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First Steps to GMAT Focus Success

While the GMAT Focus is still largely a derivative of the classic GMAT exam, there are some key distinctions that have become apparent as we at MyGuru become more familiar with this new version of the GMAC flagship business school entrance exam. Understanding how the GMAT Focus Edition is scored and what it tests can help MBA candidates immediately improve their performance. Furthermore, familiarizing yourself with the nuances of the exam will help you to aim for the top of that now 805 scoring scale!

FInish each section

The need to finish each section of the GMAT Focus cannot be stressed enough. The test severely punishes not answering all of the questions in any of the now 45-minute sections. On any official or practice administration you will need to ensure that you select a choice for each of the questions to get an even remotely representative score. Not finishing any individual section is almost guaranteed to result in a section score in the 60s and such a result is likely to relegate a candidate to a sub-500 overall score regardless of performance on the other two sections.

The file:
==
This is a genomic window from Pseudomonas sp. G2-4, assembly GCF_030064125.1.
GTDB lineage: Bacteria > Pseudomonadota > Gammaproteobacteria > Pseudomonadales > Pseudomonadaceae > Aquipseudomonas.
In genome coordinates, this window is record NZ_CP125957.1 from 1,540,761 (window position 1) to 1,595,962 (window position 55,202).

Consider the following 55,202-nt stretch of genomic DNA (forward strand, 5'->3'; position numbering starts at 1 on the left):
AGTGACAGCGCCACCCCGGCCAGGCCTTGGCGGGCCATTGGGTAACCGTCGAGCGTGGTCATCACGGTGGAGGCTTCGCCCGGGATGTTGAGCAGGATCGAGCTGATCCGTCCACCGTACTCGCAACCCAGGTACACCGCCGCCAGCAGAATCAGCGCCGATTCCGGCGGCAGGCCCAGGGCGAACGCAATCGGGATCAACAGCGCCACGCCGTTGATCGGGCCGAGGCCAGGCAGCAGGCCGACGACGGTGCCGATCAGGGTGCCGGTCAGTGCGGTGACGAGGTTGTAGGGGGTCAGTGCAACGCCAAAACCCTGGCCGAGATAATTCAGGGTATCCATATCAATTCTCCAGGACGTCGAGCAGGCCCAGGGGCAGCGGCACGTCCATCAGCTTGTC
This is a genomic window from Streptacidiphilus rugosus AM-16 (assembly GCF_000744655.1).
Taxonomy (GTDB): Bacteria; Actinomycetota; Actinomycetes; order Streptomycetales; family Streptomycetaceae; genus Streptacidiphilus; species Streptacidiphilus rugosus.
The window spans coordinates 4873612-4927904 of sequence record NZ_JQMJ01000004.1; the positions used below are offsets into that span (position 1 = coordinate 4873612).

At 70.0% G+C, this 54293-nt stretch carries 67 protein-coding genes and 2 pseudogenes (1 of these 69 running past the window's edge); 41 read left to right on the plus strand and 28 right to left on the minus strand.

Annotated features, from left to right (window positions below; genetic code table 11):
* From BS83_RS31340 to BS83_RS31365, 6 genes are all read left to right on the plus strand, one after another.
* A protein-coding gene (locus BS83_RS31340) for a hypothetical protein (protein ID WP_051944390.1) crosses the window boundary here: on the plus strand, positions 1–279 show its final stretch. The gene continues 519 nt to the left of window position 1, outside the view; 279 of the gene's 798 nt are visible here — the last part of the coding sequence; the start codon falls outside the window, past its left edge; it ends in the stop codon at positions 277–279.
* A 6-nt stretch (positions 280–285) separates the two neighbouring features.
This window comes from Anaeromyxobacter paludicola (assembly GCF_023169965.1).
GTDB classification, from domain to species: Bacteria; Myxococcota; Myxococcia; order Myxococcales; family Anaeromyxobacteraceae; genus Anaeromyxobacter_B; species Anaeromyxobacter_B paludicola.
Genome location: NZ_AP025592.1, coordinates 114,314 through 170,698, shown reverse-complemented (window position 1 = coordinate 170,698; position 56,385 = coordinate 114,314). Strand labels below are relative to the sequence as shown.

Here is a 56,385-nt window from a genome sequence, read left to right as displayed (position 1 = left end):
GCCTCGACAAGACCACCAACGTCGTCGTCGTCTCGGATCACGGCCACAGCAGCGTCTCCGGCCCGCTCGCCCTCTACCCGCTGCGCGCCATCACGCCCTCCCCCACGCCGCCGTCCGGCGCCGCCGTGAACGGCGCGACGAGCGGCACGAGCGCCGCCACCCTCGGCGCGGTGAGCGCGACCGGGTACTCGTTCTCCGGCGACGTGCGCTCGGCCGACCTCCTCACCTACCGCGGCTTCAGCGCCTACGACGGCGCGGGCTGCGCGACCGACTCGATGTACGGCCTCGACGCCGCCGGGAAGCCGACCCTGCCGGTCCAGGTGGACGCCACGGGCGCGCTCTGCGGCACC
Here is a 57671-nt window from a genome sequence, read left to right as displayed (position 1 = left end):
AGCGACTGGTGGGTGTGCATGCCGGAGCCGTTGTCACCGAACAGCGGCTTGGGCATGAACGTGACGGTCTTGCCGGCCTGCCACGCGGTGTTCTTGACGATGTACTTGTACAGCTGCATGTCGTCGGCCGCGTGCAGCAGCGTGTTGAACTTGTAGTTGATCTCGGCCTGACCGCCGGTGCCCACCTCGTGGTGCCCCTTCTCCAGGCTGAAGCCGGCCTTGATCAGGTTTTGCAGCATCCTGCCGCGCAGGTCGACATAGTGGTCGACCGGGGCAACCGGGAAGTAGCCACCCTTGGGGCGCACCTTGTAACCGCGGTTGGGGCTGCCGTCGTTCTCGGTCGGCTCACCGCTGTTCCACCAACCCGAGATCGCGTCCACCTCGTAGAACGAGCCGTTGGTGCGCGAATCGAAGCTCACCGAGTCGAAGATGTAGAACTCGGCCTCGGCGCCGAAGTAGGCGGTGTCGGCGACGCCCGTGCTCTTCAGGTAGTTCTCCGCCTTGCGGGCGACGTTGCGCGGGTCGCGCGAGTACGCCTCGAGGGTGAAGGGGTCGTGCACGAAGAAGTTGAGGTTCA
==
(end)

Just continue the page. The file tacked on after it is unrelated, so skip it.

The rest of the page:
A good way to ensure that you are able to finish any section is to follow what we like to call the 3-minute rule. As soon as you notice that there are fewer than 3 minutes remaining in any of the exam's sections, you'll want to blindly select a consistent answer for each of the remaining questions to guarantee that you won't be punished for not completing the section in full and possibly get one or two correct based on simple probability. Once you reach the final question, attempt it in full as a way to try and break your string of possibly incorrect answers. Then, with any time remaining you can take advantage of the new question review and edit function change up to three answers functionality of the GMAT Focus to review the answers you blindly selected (and change them as warranted) until time expires.

Not only will not finishing an official exam hurt your score, but not finishing a practice exam will also harm your ability to effectively prep. Each of the GMAT Focus Official Practice Exams doesn't even allow students to review questions that they do not attempt under time. So, always make sure to click through each section on your practice tests to allow yourself the opportunity to maximize the value of the attempt, considering you can only take each paid exam twice!

Attack weakness until it becomes A strength